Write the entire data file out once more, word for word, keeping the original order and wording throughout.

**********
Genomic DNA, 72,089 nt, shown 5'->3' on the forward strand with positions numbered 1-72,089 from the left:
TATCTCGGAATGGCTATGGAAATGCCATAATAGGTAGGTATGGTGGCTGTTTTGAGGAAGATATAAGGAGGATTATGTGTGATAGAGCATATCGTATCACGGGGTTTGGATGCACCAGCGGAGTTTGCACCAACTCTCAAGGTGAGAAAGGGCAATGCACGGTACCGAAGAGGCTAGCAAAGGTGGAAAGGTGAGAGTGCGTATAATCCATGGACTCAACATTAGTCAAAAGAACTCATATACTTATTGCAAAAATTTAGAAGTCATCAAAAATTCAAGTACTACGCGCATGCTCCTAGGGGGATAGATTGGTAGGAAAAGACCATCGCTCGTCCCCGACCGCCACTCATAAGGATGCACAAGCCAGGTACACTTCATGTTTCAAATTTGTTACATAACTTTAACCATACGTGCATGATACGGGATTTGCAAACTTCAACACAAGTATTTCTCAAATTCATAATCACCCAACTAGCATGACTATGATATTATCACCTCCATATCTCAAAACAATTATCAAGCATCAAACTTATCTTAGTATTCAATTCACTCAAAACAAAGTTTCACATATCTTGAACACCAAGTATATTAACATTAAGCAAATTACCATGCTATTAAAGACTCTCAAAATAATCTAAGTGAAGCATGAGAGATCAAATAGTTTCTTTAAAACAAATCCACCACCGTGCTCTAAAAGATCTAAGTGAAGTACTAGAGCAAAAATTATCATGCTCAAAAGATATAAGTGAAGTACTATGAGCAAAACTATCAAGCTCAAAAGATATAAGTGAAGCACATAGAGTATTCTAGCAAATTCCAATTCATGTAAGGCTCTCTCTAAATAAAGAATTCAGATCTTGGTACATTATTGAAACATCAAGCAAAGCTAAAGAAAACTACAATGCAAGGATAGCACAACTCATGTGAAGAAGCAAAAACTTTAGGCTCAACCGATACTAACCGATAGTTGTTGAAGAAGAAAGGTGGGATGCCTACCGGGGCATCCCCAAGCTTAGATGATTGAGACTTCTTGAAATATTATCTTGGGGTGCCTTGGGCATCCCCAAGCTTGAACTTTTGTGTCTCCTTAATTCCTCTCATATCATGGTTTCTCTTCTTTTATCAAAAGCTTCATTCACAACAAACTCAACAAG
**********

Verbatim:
Genomic DNA, 72,089 nt, shown 5'->3' on the forward strand with positions numbered 1-72,089 from the left:
TATCTCGGAATGGCTATGGAAATGCCATAATAGGTAGGTATGGTGGCTGTTTTGAGGAAGATATAAGGAGGATTATGTGTGATAGAGCATATCGTATCACGGGGTTTGGATGCACCAGCGGAGTTTGCACCAACTCTCAAGGTGAGAAAGGGCAATGCACGGTACCGAAGAGGCTAGCAAAGGTGGAAAGGTGAGAGTGCGTATAATCCATGGACTCAACATTAGTCAAAAGAACTCATATACTTATTGCAAAAATTTAGAAGTCATCAAAAATTCAAGTACTACGCGCATGCTCCTAGGGGGATAGATTGGTAGGAAAAGACCATCGCTCGTCCCCGACCGCCACTCATAAGGATGCACAAGCCAGGTACACTTCATGTTTCAAATTTGTTACATAACTTTAACCATACGTGCATGATACGGGATTTGCAAACTTCAACACAAGTATTTCTCAAATTCATAATCACCCAACTAGCATGACTATGATATTATCACCTCCATATCTCAAAACAATTATCAAGCATCAAACTTATCTTAGTATTCAATTCACTCAAAACAAAGTTTCACATATCTTGAACACCAAGTATATTAACATTAAGCAAATTACCATGCTATTAAAGACTCTCAAAATAATCTAAGTGAAGCATGAGAGATCAAATAGTTTCTTTAAAACAAATCCACCACCGTGCTCTAAAAGATCTAAGTGAAGTACTAGAGCAAAAATTATCATGCTCAAAAGATATAAGTGAAGTACTATGAGCAAAACTATCAAGCTCAAAAGATATAAGTGAAGCACATAGAGTATTCTAGCAAATTCCAATTCATGTAAGGCTCTCTCTAAATAAAGAATTCAGATCTTGGTACATTATTGAAACATCAAGCAAAGCTAAAGAAAACTACAATGCAAGGATAGCACAACTCATGTGAAGAAGCAAAAACTTTAGGCTCAACCGATACTAACCGATAGTTGTTGAAGAAGAAAGGTGGGATGCCTACCGGGGCATCCCCAAGCTTAGATGATTGAGACTTCTTGAAATATTATCTTGGGGTGCCTTGGGCATCCCCAAGCTTGAACTTTTGTGTCTCCTTAATTCCTCTCATATCATGGTTTCTCTTCTTTTATCAAAAGCTTCATTCACAACAAACTCAACAAG